The biggest shift in budgets in the last 30 years has been VFX. It's not like it wasn't a part of action adventure and fantasy films before then. 'Die Hard' was a totally mainstream, non-fantasy thriller and it made extensive use of miniatures for a lot of the big explosions in the film.
But as geek ideas have really gone mainstream we've seen a lot more use of VFX for things that, previously, wouldn't have included them. It's not enough to find a great location, it has to be altered and extended in post. Costumes are streamlined, smoothed out or even completely replaced. Cars can be crashed on set but they're often replaced or added to with CG vehicles. Stunt people can face the cameras because their faces will be replaced with those of the actor they're doubling.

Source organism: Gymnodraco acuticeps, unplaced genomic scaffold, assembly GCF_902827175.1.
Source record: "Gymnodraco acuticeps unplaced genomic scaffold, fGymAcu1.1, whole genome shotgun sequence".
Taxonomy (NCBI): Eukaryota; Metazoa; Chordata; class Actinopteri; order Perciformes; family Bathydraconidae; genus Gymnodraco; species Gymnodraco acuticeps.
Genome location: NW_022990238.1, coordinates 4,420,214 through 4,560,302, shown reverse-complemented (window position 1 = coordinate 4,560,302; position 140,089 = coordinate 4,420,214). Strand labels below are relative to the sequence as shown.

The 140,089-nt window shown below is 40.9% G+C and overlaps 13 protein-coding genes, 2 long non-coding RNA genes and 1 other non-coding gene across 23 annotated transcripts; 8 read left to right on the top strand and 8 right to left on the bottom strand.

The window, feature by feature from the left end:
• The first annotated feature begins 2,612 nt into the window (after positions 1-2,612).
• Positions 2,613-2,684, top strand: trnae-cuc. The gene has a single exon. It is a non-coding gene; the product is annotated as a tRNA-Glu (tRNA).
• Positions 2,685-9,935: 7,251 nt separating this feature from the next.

How much of this actually makes better films is a difficult question? How much it makes more successful films is equally hard to answer?
My opinion is that you could pull out between a quarter and a third of the VFX of most blockbusters and the film's emotional effect would be unchanged.
Given my job it would be crazy of me to wish for that, but if studios are ever going to control costs they're going to have to ask their filmmakers some tough questions.